Wireless data revenue will exceed $8 billion by 2006, up from $1 billion in 2001, according to a forecast by Insight Research Corp., a telecommunications market research company in Parsippany, N.J. "The need to improve productivity across all businesses will fuel the explosion of horizontal wireless applications," the firm notes in a recent study.
Still, wireless data technologies frequently are viewed as a drain on profits. Constrained by shrinking budgets, IT departments struggle to justify return on investment for developing customized wireless data-access systems.
Aside from complex software and hardware issues, lack of a uniform wireless protocol in the U.S. is hampering product development and making compatibility difficult if not impossible. Wireless industry standards could emerge within the next year -- in time to support third-generation (3G) wireless product development. But for now, wireless databases remain largely outside the mainstream. For that reason, analysts say companies should tread lightly when considering wireless data applications for their enterprise.
"Basically, there are no hard numbers available on adoption -- the technology is maturing in parallel with the wireless industry, and the market is still waiting for the next generation stuff," says Brian Jones, an analyst with Boston-based Yankee Group. "It's not yet clear what devices will be standard and that, along with the general economic slowdown, is keeping a lot of companies on the sideline."
Wireless databases are not the province solely of sophisticated high-tech companies, according to Matthew Hardin, chief technology officer for Symas Corp., a software developer in Berkeley, Calif. Take the case of the "major hotel chain" that is using Symas's wireless software technology to speed up guest check-in. Service reps, equipped with wireless "wearable" computing devices that access the hotel's central database, greet guests in the parking lot, remotely verify their registration and process credit card transactions -- even cutting a new room key on the spot.
Rather than develop a specialty application optimized for wireless, the chain chose Symas to modify its existing application to run in a wireless environment. "This is database access from the application that runs on the wireless wearable to a collection of database files, using file service. It's about as close to a wireless database as you can get," says Hardin.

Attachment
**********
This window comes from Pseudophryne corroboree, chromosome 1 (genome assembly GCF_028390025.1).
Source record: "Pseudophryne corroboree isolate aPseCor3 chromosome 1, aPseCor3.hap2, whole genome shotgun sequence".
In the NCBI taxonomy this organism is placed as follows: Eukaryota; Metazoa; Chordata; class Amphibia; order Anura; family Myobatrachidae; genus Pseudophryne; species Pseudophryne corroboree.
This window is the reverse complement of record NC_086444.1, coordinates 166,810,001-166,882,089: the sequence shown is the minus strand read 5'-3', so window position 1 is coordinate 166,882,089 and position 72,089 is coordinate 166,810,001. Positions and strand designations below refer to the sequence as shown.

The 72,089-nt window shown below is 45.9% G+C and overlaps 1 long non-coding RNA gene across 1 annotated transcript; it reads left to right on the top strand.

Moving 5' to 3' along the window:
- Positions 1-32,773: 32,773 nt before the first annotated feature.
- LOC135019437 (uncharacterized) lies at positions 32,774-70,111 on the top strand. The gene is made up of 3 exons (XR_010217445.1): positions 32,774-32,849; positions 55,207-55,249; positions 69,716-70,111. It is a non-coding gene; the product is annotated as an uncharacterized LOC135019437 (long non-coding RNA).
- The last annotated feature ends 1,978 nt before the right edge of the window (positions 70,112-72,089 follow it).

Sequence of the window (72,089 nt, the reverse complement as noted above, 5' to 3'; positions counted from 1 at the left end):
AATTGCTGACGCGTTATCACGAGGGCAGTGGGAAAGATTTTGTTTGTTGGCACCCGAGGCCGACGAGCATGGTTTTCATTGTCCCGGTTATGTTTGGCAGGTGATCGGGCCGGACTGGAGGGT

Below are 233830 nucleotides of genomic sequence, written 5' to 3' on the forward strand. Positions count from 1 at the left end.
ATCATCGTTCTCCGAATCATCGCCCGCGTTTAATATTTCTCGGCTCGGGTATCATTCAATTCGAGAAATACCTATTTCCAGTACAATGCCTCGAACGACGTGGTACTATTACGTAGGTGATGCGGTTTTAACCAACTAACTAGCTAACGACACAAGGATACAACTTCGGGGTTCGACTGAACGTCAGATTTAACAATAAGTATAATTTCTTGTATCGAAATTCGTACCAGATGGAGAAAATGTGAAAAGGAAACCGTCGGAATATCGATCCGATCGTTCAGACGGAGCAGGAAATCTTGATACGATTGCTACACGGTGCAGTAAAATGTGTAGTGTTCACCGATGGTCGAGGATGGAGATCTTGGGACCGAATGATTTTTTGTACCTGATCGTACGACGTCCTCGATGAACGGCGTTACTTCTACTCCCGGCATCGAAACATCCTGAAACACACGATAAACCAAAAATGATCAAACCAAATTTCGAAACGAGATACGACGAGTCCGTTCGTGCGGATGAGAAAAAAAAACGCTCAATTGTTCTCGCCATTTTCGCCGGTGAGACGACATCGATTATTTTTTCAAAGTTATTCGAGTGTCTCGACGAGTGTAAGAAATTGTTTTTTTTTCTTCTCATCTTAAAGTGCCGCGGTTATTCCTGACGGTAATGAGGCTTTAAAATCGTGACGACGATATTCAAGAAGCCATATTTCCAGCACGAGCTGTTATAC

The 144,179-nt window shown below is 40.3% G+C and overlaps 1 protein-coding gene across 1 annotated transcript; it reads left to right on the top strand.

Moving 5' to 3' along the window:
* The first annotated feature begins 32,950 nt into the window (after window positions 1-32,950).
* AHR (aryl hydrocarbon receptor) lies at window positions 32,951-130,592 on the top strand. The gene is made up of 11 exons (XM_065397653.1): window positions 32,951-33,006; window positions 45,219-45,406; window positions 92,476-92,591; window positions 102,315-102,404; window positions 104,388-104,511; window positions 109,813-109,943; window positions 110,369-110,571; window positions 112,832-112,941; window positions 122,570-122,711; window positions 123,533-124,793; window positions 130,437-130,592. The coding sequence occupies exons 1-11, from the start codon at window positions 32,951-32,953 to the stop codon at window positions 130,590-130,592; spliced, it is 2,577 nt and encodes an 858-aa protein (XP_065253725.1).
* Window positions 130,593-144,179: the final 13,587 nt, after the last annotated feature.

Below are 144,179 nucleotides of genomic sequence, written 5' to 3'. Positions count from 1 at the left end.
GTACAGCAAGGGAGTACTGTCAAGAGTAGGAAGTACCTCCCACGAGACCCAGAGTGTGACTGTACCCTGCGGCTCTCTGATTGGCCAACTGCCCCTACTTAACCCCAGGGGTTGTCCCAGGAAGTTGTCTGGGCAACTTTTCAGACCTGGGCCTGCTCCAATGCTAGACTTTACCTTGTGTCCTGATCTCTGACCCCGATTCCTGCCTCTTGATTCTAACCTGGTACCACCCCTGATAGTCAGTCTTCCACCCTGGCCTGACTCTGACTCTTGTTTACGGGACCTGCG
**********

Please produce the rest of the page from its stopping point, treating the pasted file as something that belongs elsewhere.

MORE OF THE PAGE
Field service technicians or salespeople with large mobile workforces could also benefit from wireless access to data, says Jones. "These are workers who need access to up-to-date information to do their jobs effectively," he says.
Other early-adopting industries include the emergency services/medical profession and delivery services/courier companies.
Count the cost
Developing wireless applications and database systems that enable workers -- both those using wireless devices and those at the desktop -- to access identical data on a central database server is neither easy nor cheap. You'll need to acquire or develop special software applications, as well as make modifications to database servers and infrastructure, to process wireless data transactions.
"You should expect your wireless system, assuming it's for a deployment of 100 or 200 people, to cost in the range of a quarter of a million dollars," says Andrew Breem, an executive with ThinAirApps, a New York City-based applications developer. "That's just for the software. Analysts are saying annualized cost for hardware support is about $1,000 per device. It can be really difficult, even for a large business, to prove the ROI on that large of an investment."
Wireless devices (with the exception of laptops using wireless cards) possess limited computer-processing power. Since databases consume a lot of memory, companies that must have wireless databases should load only essential subsets of data on a handheld, says Jon Rubin, a senior research analyst with Stamford, Conn.-based Gartner Group.
"Historically, there have been small-footprint databases that could fit on smaller devices. Therein lies another problem: synchronizing any changes to that wireless database with the central database when a user is in disconnected mode," Rubin says.
Installing a smaller version of the larger database on a wireless device, including customer files for a selected worker's sales region, enables continuous access even if a network connection falters. "That's where it makes sense to have a local copy of the database on the wireless device. But being disconnected is not a condition you'd want," says Rubin.
Another factor to weigh: the reliability and scope of your wireless provider. Breem recommends asking the following questions when choosing a provider: "Will the network provide the coverage you need? Which is most important: speed, or having a broad coverage area?"
Hardin says blue-collar industries will drive continued adoption of wireless data-access products. "Telephone linesmen, aircraft mechanics -- any industry that has mobile workers who need access to information on the spot, and where giving them access to that information will help them do their jobs better and faster," says Hardin.
Despite the reluctance shown by companies to invest heavily in wireless data applications, Breem notes one clear metric companies could use in making their assessment: Time is money. "If giving your salespeople access to their sales force automation system, remotely and in real time, enables them to make 10 or 15 more customer calls per day, that directly affects the bottom line."
Garry Kranz is a freelance technology and business writer based in Richmond, Va.
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